Henchmen

Movie review by
Jennifer Green, Common Sense Media
Henchmen Movie Poster Image
Animated supervillain tale has lots of violence, potty humor
  • NR
  • 2018
  • 82 minutes

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A lot or a little?

The parents' guide to what's in this movie.

Positive Messages

Bad guys always lose. Friends can take the place of absent family. Anger and narcissism bring problems.

Positive Role Models

Despite his menial professional position, Hank is a hero to his friends. He shows them kindness and care, and they return the favor when they have the chance. Hank looks out for Luther, an orphan in need of some paternal guidance and care. Luther learns that being a supervillain, or a hero for that matter, ultimately isn't as important to him as feeling he belongs to a family. Some stereotypes.

Violence & Scariness

Cartoon violence involves characters exploding, getting shot at, getting turned into zombies, crashing, catching on fire, falling, fighting, and more. Weapons and lasers shoot missiles, fire, and cheese. A cruel mastermind wants to shoot up a school bus, but even his minions say that's crossing a line. On that school bus, kids tease and throw something at one boy's head. Characters talk often about death, dying, and killing.

Sexy Stuff

Male characters flirt, often clumsily, with female characters. One female character dresses up as a robot to seductively distract male robots.

Language

Taunts and insults range from "stupid" and "lame" to "buffoon," "loser," "failure," and "idiot." Also: "doo-doo," "shut up" "butt," and "oh my God." An obese character, standing in a vat of cheese, burps uncontrollably. Another character jokes, "Who cut the cheese?"

Consumerism
Drinking, Drugs & Smoking

Adult characters meet regularly at a bar and drink what looks like beer out of mugs.

What parents need to know

Parents need to know that there's quite a lot of cartoon violence in Henchmen, including a scene within the first few minutes of an evil mastermind proposing to blow up a school bus full of kids. His minions talk him out of it. The same mastermind plots to kill other characters during the film, and he wields a laser that turns men into zombies. Characters explode, get shot at, crash, catch on fire, fall, fight, and more. Weapons and lasers shoot missiles, fire, and cheese. There's lots of talk of death, dying, and killing, but language is otherwise limited to potty talk like "butt" and "doo-doo," and taunts like "stupid," "lame," "buffoon," "loser," "failure," "shut up," and "idiot." There's burping, vomiting, and "who cut the cheese" jokes, as well as some mild flirtation between adult male and female characters and a couple of bar scenes with adults drinking what looks like beer. Behind all the action is a story of an orphaned teen who dreams of being a supervillain, but really just needs a family. He learns from an adult man who looks out for him that family and friends are more important than power or fame.

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What's the story?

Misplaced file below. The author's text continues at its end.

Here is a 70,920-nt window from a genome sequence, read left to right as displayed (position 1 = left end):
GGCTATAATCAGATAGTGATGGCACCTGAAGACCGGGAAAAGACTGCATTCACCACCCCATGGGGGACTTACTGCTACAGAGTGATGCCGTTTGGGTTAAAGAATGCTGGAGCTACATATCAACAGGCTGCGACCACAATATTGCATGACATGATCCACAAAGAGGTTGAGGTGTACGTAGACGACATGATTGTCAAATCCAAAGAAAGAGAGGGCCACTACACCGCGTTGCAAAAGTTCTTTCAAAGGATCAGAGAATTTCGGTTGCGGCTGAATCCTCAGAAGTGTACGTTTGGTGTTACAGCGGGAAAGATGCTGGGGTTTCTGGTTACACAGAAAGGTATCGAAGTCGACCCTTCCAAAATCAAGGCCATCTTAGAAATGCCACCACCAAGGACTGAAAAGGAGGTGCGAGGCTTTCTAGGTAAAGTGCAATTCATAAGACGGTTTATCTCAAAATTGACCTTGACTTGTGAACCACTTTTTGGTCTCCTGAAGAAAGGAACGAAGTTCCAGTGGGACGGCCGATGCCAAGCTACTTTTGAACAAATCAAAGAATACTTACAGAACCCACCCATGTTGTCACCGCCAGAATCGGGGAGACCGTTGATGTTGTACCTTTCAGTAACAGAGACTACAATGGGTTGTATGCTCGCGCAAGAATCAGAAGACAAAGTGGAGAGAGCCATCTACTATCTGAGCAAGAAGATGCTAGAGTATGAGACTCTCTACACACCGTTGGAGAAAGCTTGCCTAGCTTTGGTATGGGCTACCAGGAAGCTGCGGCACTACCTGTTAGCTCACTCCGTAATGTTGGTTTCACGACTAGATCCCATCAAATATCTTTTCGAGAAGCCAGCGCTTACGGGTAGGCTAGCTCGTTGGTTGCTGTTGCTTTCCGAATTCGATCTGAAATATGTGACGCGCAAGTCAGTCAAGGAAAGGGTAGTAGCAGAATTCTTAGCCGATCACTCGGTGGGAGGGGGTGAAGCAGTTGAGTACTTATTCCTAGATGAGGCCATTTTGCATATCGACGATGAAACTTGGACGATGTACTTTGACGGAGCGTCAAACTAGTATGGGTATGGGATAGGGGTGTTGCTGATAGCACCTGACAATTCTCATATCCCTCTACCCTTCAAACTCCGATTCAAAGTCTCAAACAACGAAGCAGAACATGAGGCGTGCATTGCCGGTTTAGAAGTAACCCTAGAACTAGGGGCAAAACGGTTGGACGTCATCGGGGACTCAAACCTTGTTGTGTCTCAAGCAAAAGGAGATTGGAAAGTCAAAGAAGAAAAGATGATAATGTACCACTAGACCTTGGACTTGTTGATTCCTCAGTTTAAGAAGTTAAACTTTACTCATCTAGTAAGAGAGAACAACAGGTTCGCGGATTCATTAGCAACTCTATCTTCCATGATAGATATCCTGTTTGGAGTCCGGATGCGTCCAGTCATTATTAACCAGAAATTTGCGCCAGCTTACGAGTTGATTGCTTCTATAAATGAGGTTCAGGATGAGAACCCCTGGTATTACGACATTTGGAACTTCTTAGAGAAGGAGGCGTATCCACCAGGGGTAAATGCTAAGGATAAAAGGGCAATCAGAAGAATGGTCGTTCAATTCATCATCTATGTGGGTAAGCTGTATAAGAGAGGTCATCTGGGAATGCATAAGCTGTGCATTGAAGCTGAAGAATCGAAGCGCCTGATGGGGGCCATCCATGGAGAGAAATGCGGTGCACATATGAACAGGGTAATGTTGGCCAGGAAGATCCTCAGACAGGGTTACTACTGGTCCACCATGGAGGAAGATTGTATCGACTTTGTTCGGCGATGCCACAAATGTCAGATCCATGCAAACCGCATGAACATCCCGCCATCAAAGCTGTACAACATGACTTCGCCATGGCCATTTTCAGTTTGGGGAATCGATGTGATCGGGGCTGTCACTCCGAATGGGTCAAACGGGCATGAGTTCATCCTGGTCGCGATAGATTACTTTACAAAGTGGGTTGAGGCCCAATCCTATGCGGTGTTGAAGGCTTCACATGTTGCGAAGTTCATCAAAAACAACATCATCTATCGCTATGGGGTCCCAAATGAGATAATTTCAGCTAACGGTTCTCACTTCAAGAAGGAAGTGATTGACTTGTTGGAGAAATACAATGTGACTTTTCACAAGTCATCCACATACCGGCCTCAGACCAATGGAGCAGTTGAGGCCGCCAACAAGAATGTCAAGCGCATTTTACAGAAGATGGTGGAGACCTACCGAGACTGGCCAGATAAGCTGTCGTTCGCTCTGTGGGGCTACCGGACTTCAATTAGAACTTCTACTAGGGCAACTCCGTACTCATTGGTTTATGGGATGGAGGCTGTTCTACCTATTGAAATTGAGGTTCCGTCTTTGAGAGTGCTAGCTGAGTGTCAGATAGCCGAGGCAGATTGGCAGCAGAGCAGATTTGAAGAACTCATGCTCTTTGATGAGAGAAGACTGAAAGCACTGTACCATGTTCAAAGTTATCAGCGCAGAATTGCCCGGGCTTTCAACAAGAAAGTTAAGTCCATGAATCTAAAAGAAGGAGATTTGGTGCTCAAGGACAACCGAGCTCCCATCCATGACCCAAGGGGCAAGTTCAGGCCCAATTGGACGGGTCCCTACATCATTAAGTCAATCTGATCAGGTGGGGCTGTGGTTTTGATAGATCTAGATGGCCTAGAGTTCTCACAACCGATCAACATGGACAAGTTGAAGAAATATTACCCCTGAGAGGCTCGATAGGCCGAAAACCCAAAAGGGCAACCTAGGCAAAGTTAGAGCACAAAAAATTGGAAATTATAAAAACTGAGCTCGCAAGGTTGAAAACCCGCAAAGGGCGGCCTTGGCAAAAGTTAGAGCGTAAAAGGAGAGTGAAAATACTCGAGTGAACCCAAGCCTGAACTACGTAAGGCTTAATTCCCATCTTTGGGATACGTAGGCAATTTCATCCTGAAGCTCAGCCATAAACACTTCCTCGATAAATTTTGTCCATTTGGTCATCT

Luther (Thomas Middleditch) is a young boy fascinated with comics who wonders why the bad guys never win in HENCHMEN. Flash forward several years, and teenage Luther has the opportunity to make his dreams come true by joining the Union of Evil and moving to Supervillain City. As an orphan, he doesn't have to worry about leaving family behind. Janitor Hank (James Marsden) is assigned to supervise Luther. The two begin to grow close, especially when they find they must join forces to combat evil supervillain Baron Blackout (Alfred Molina). To do so, they'll need to rely on each other and get help from their friends, including a female scientist (Rosario Dawson) Hank has his eye on.

Is it any good?

By prioritizing action over story, the makers of this movie miss an opportunity to better exploit the acting chops of Molina, Dawson, Marsden, Jane Krakowski, and others in its stellar voice cast. Instead, the muddled and largely uninteresting tale relies on fast-paced violence, potty jokes, and some awkward interludes of rock music. Viewers who might appreciate the humor, bodily functions, and flimsily-stereotyped superheroes are probably too young for its violence. The characters begin to interact in a more meaningful way toward the end, but it's too little too late. If you really wanted to search deeper, you might interpret in Luther's superpower suit a subtext about humans being prisoners of our own emotions. But it's unlikely Henchmen will inspire such reflection.

Talk to your kids about ...

  • Families can talk about Luther's dream of becoming a supervillain in Henchmen. Is it true that bad guys never win? Should they?

  • What did you think of Supervillain City? Did it look like any animated locations in other movies you've seen?

  • The superpower suit Luther stumbles into is emotionally responsive. What did you think of this idea? Can you think of other movie characters who have trouble harnessing the powers of their suit, or who have no powers without their suit?

  • If you found a dream-fulfilling "what-if-ium," like the one depicted in the movie, what would you ask it for?

Movie details

Our editors recommend

For kids who love superheroes

Themes & Topics

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